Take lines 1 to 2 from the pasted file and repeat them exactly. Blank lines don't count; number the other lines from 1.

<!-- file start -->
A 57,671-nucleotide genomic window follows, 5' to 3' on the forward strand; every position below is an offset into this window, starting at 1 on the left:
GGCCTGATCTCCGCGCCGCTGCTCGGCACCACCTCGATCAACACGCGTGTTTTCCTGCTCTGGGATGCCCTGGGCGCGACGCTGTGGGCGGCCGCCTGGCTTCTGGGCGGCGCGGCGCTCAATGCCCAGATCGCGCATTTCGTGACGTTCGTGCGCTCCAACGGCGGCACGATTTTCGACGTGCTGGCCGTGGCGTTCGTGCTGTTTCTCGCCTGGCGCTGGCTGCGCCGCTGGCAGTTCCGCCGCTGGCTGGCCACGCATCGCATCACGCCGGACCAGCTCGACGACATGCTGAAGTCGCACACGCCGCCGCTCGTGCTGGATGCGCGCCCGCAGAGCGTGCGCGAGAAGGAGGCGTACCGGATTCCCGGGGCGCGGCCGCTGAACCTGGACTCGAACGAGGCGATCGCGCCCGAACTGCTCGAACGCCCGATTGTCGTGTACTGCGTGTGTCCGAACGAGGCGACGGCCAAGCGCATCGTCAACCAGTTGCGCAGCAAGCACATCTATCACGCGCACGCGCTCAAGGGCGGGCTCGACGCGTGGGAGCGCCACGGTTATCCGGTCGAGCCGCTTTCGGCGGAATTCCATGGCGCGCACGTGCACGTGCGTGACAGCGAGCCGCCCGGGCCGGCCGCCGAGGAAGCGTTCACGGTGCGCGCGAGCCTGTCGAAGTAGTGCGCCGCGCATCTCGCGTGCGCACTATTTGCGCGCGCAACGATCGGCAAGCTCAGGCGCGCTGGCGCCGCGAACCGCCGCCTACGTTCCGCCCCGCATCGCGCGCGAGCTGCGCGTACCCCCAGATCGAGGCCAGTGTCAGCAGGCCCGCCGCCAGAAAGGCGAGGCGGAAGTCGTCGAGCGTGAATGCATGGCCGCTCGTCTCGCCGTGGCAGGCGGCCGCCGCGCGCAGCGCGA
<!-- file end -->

A 57,671-nucleotide genomic window follows, 5' to 3' on the forward strand; every position below is an offset into this window, starting at 1 on the left:
GGCCTGATCTCCGCGCCGCTGCTCGGCACCACCTCGATCAACACGCGTGTTTTCCTGCTCTGGGATGCCCTGGGCGCGACGCTGTGGGCGGCCGCCTGGCTTCTGGGCGGCGCGGCGCTCAATGCCCAGATCGCGCATTTCGTGACGTTCGTGCGCTCCAACGGCGGCACGATTTTCGACGTGCTGGCCGTGGCGTTCGTGCTGTTTCTCGCCTGGCGCTGGCTGCGCCGCTGGCAGTTCCGCCGCTGGCTGGCCACGCATCGCATCACGCCGGACCAGCTCGACGACATGCTGAAGTCGCACACGCCGCCGCTCGTGCTGGATGCGCGCCCGCAGAGCGTGCGCGAGAAGGAGGCGTACCGGATTCCCGGGGCGCGGCCGCTGAACCTGGACTCGAACGAGGCGATCGCGCCCGAACTGCTCGAACGCCCGATTGTCGTGTACTGCGTGTGTCCGAACGAGGCGACGGCCAAGCGCATCGTCAACCAGTTGCGCAGCAAGCACATCTATCACGCGCACGCGCTCAAGGGCGGGCTCGACGCGTGGGAGCGCCACGGTTATCCGGTCGAGCCGCTTTCGGCGGAATTCCATGGCGCGCACGTGCACGTGCGTGACAGCGAGCCGCCCGGGCCGGCCGCCGAGGAAGCGTTCACGGTGCGCGCGAGCCTGTCGAAGTAGTGCGCCGCGCATCTCGCGTGCGCACTATTTGCGCGCGCAACGATCGGCAAGCTCAGGCGCGCTGGCGCCGCGAACCGCCGCCTACGTTCCGCCCCGCATCGCGCGCGAGCTGCGCGTACCCCCAGATCGAGGCCAGTGTCAGCAGGCCCGCCGCCAGAAAGGCGAGGCGGAAGTCGTCGAGCGTGAATGCATGGCCGCTCGTCTCGCCGTGGCAGGCGGCCGCCGCGCGCAGCGCGA